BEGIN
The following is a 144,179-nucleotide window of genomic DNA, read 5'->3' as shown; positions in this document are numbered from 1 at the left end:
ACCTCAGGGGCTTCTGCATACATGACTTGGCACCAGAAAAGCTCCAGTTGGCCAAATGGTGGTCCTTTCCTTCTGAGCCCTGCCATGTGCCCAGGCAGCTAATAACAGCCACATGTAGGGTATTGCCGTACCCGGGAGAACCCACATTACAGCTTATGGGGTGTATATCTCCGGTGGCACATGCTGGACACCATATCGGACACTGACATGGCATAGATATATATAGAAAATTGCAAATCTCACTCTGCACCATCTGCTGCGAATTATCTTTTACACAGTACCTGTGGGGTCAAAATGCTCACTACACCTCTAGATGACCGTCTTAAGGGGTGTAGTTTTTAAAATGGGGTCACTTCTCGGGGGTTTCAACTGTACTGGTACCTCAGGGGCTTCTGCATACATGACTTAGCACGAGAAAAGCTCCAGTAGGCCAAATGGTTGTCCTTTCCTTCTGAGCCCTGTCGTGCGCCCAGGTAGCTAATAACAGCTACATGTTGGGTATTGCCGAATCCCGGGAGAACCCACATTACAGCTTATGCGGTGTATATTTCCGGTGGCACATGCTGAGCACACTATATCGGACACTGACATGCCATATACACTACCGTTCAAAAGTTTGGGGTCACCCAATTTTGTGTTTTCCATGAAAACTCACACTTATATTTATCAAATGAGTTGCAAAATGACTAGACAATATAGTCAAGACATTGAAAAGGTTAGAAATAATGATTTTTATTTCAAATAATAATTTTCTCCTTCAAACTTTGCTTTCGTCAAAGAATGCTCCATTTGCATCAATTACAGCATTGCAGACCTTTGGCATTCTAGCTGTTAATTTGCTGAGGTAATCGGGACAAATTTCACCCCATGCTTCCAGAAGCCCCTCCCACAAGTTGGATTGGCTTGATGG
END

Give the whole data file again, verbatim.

The following is a 144,179-nucleotide window of genomic DNA, read 5'->3' as shown; positions in this document are numbered from 1 at the left end:
ACCTCAGGGGCTTCTGCATACATGACTTGGCACCAGAAAAGCTCCAGTTGGCCAAATGGTGGTCCTTTCCTTCTGAGCCCTGCCATGTGCCCAGGCAGCTAATAACAGCCACATGTAGGGTATTGCCGTACCCGGGAGAACCCACATTACAGCTTATGGGGTGTATATCTCCGGTGGCACATGCTGGACACCATATCGGACACTGACATGGCATAGATATATATAGAAAATTGCAAATCTCACTCTGCACCATCTGCTGCGAATTATCTTTTACACAGTACCTGTGGGGTCAAAATGCTCACTACACCTCTAGATGACCGTCTTAAGGGGTGTAGTTTTTAAAATGGGGTCACTTCTCGGGGGTTTCAACTGTACTGGTACCTCAGGGGCTTCTGCATACATGACTTAGCACGAGAAAAGCTCCAGTAGGCCAAATGGTTGTCCTTTCCTTCTGAGCCCTGTCGTGCGCCCAGGTAGCTAATAACAGCTACATGTTGGGTATTGCCGAATCCCGGGAGAACCCACATTACAGCTTATGCGGTGTATATTTCCGGTGGCACATGCTGAGCACACTATATCGGACACTGACATGCCATATACACTACCGTTCAAAAGTTTGGGGTCACCCAATTTTGTGTTTTCCATGAAAACTCACACTTATATTTATCAAATGAGTTGCAAAATGACTAGACAATATAGTCAAGACATTGAAAAGGTTAGAAATAATGATTTTTATTTCAAATAATAATTTTCTCCTTCAAACTTTGCTTTCGTCAAAGAATGCTCCATTTGCATCAATTACAGCATTGCAGACCTTTGGCATTCTAGCTGTTAATTTGCTGAGGTAATCGGGACAAATTTCACCCCATGCTTCCAGAAGCCCCTCCCACAAGTTGGATTGGCTTGATGG